In addition, scores improved for every year of college with seniors
averaging 64.8 percent. The good news is that American college graduates
are close to being financially literate and probably will be so with
more life experience. The bad news is that just 25 percent of our young
adults are graduating from college and this number appears to have
stabilized. This means that 75 percent of young American adults are
likely to lack the skills needed to make beneficial financial decisions.
The positive turnaround in high school financial literacy scores, first noted in the 2004 survey, continued only through 2006. Beginning with an average score of 57.3 percent in 1997, scores fell to 51.9 percent in 2000 and 50.2 percent in 2002 before staging a rebound to 52.3 percent in 2004. In 2006, the mean score increased by a tenth of a percent to 52.4 percent before falling to 48.3 percent in 2008.
When the Jump$tart Coalition® for Personal Financial Literacy first began measuring financial literacy eleven years ago, the term was literally unknown. Today, hundreds of organizations promote financial literacy, members of Congress introduce bills supporting it, a Federal commission promotes it, many states have passed initiatives and serious scholarly work is being published.
We have long noted with dismay that students who take a high school course in personal finance tend to do no better on our exam than those who do not. This finding has been a great disappointment to consumer educators and to those who support efforts to make courses in personal finance a requirement for high school graduation, and it points to the need for better materials and teacher training.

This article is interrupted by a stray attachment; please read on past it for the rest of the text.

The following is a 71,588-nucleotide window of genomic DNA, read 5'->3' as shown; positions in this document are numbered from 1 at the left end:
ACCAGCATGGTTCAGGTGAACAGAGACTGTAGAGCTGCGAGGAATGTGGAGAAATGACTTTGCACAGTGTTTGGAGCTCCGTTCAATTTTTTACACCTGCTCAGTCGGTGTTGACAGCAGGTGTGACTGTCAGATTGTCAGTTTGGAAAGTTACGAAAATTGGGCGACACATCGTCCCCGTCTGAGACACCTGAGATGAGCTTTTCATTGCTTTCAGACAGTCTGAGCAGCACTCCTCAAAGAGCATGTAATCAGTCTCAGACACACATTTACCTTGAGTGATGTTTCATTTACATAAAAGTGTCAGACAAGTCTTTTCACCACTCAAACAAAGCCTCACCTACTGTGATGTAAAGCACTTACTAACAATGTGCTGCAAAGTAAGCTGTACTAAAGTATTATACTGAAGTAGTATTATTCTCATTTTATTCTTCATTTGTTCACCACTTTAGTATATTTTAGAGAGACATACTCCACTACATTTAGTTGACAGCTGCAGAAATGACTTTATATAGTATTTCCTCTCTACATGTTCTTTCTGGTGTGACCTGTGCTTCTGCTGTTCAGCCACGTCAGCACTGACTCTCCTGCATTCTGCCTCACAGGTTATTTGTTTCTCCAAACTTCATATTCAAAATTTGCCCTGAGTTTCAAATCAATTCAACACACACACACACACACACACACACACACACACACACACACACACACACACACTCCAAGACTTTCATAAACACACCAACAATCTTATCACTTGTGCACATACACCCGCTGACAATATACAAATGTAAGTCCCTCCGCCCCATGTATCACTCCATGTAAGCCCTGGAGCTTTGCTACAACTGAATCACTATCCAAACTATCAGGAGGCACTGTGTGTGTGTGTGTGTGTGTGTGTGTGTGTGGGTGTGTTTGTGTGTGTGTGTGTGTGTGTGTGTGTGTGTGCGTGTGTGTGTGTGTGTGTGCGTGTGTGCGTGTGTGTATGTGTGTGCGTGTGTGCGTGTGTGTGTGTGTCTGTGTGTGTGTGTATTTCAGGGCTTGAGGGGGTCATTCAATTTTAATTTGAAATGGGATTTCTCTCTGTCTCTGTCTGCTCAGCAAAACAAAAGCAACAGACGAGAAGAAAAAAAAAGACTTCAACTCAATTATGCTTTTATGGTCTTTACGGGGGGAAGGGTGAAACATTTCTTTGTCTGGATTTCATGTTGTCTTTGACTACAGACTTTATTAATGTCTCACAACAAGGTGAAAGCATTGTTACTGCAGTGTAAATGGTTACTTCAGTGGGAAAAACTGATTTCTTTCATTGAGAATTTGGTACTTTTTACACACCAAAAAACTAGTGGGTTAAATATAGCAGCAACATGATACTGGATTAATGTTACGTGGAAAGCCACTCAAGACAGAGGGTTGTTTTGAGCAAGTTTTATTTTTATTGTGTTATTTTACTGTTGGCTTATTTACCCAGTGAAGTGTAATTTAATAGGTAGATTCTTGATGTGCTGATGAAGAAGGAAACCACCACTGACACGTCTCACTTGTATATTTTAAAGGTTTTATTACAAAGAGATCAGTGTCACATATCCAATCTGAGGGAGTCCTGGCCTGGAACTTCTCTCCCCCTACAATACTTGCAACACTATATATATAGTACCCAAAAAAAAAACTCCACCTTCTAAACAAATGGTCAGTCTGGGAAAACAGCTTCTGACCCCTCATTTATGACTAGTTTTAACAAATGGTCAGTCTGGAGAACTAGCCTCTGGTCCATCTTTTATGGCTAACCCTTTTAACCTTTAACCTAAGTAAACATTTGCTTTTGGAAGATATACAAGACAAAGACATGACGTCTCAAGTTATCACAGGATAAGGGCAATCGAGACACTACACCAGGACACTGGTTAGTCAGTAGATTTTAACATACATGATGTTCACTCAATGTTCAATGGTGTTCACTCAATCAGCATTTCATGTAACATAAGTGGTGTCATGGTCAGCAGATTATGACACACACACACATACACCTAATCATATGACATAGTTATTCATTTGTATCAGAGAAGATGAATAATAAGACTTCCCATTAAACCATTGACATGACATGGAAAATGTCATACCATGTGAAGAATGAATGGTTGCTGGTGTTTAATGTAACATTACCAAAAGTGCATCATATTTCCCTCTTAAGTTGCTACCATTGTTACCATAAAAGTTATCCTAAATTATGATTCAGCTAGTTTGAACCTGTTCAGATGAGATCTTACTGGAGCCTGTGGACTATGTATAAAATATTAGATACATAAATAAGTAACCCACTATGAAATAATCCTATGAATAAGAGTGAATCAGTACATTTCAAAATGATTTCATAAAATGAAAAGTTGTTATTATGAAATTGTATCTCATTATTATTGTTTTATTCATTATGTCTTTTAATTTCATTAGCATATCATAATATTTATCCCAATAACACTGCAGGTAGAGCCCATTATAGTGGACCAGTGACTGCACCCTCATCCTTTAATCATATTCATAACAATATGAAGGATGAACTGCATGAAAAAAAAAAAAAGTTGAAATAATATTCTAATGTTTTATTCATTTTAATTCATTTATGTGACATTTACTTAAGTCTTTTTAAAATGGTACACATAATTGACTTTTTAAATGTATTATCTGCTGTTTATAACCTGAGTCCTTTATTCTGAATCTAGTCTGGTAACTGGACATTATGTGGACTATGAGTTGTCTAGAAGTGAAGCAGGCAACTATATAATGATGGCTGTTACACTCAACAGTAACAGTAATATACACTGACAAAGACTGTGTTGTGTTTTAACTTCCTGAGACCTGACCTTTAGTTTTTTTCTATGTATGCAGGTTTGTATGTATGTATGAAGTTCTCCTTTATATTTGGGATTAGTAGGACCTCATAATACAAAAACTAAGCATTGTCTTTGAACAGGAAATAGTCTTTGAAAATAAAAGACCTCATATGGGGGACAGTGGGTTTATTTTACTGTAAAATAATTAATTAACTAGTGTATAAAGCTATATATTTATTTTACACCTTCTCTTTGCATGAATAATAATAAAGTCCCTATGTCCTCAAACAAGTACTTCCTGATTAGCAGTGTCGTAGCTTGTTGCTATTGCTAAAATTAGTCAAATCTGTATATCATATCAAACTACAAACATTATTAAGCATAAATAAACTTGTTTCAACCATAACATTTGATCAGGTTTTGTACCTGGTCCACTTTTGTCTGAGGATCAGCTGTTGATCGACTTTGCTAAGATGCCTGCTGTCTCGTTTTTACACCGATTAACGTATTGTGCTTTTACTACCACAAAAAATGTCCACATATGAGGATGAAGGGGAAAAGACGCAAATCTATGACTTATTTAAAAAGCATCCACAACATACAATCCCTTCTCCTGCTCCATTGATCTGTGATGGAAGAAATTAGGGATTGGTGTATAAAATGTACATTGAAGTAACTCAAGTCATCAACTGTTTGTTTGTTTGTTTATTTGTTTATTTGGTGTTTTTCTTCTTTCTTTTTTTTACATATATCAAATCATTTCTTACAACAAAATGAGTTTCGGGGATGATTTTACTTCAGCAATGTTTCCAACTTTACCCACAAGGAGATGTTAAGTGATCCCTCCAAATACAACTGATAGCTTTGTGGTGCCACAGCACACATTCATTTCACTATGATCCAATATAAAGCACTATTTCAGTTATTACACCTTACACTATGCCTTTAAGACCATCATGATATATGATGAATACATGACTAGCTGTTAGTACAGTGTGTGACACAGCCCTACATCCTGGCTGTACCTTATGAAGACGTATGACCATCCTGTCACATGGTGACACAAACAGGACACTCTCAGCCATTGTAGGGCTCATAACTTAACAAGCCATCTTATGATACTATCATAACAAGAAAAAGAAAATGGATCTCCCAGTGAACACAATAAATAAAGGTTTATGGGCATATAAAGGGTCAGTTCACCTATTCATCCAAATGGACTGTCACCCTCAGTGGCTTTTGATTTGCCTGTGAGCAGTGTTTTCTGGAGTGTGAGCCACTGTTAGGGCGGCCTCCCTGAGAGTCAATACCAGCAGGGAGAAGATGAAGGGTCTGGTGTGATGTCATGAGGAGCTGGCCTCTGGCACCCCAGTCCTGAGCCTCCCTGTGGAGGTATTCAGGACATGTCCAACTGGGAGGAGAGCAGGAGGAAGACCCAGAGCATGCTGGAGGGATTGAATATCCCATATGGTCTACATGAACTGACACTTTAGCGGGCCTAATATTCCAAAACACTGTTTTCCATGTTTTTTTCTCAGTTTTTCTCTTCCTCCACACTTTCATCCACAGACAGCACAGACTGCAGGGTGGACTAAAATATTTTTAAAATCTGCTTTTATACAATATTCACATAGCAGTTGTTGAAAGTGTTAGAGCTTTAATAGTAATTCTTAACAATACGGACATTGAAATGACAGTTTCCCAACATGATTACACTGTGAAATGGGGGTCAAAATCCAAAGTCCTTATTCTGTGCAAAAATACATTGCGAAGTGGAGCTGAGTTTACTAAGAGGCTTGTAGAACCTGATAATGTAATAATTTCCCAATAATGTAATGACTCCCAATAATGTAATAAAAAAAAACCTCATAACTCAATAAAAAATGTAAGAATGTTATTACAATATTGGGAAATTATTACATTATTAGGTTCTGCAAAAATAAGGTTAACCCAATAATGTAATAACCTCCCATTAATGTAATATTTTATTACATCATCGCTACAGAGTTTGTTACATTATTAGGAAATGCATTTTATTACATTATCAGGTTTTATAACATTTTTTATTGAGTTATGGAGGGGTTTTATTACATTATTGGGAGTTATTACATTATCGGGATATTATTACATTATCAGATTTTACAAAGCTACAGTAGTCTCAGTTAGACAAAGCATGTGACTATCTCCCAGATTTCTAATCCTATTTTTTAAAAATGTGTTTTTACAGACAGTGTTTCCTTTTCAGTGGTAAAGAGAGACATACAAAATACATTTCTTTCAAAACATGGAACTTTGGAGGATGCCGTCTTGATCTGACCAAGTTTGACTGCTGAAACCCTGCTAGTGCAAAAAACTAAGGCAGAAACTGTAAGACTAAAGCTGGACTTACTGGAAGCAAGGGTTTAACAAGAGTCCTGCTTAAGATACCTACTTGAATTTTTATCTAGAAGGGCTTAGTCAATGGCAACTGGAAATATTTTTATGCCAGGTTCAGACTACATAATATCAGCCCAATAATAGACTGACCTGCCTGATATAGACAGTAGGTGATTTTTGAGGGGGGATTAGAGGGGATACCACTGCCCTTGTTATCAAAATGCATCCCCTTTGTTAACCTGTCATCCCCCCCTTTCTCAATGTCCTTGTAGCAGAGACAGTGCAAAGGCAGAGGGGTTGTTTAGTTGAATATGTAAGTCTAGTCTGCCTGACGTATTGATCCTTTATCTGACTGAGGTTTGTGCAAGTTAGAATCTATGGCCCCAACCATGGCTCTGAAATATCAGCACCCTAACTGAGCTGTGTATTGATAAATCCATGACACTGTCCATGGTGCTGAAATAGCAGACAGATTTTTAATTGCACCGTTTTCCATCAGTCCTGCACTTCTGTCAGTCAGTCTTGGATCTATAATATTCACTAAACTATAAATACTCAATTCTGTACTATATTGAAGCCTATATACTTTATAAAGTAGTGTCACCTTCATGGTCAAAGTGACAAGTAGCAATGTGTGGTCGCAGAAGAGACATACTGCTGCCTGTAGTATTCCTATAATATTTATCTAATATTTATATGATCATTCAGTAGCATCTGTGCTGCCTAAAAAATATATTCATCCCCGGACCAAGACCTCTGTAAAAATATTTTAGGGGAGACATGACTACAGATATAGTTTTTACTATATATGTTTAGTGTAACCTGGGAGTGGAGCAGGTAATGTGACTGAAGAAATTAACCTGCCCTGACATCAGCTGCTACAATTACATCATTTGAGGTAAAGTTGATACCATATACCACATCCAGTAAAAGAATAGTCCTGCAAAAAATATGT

The 2008 high school survey found that nearly half of students who had taken a full semester course in personal financial management were not seniors when they took the course. In fact, many were freshmen and sophomores at the time and probably lacked exposure to many financial decisions and whose motivation to become financially literate must be questioned.
Not only did college students prove to be far more financially literate than high school seniors, those high school seniors who planned to attend a four-year college did much better on our exam than others. In fact, those who had no post-high school plans averaged just 34.9 percent while those who planned to attend a junior college averaged 44.6 percent and those headed to a four-year college averaged 50.9 percent. Note that the large number of students who drop out of high school before their senior year are not measured in our exams but are presumed to be far less financially literate than those still in school. There are still many important concepts that are not getting through to the next generation.
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